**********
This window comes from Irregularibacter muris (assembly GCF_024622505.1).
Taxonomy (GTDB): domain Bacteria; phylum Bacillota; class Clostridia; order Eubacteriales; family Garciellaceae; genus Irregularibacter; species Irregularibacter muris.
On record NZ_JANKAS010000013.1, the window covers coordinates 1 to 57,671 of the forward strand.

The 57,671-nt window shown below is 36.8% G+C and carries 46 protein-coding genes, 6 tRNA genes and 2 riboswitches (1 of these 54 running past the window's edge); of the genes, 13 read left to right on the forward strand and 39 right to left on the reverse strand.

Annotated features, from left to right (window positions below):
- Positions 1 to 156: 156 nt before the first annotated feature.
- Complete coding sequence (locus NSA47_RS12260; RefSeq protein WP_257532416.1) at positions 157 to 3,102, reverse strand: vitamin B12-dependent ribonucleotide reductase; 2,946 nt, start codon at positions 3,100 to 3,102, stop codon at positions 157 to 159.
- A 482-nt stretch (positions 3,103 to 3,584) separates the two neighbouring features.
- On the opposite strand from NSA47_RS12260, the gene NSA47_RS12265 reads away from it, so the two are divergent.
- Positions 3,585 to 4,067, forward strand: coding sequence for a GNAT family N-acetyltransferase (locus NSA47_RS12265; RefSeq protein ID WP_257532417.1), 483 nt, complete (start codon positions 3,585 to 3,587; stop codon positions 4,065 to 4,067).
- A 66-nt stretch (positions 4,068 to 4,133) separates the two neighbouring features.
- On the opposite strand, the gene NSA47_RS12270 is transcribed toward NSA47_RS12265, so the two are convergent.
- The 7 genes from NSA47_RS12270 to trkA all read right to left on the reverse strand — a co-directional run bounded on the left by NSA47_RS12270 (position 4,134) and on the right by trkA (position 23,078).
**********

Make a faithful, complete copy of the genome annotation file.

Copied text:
This window comes from Irregularibacter muris (assembly GCF_024622505.1).
Taxonomy (GTDB): domain Bacteria; phylum Bacillota; class Clostridia; order Eubacteriales; family Garciellaceae; genus Irregularibacter; species Irregularibacter muris.
On record NZ_JANKAS010000013.1, the window covers coordinates 1 to 57,671 of the forward strand.

The 57,671-nt window shown below is 36.8% G+C and carries 46 protein-coding genes, 6 tRNA genes and 2 riboswitches (1 of these 54 running past the window's edge); of the genes, 13 read left to right on the forward strand and 39 right to left on the reverse strand.

Annotated features, from left to right (window positions below):
- Positions 1 to 156: 156 nt before the first annotated feature.
- Complete coding sequence (locus NSA47_RS12260; RefSeq protein WP_257532416.1) at positions 157 to 3,102, reverse strand: vitamin B12-dependent ribonucleotide reductase; 2,946 nt, start codon at positions 3,100 to 3,102, stop codon at positions 157 to 159.
- A 482-nt stretch (positions 3,103 to 3,584) separates the two neighbouring features.
- On the opposite strand from NSA47_RS12260, the gene NSA47_RS12265 reads away from it, so the two are divergent.
- Positions 3,585 to 4,067, forward strand: coding sequence for a GNAT family N-acetyltransferase (locus NSA47_RS12265; RefSeq protein ID WP_257532417.1), 483 nt, complete (start codon positions 3,585 to 3,587; stop codon positions 4,065 to 4,067).
- A 66-nt stretch (positions 4,068 to 4,133) separates the two neighbouring features.
- On the opposite strand, the gene NSA47_RS12270 is transcribed toward NSA47_RS12265, so the two are convergent.
- The 7 genes from NSA47_RS12270 to trkA all read right to left on the reverse strand — a co-directional run bounded on the left by NSA47_RS12270 (position 4,134) and on the right by trkA (position 23,078).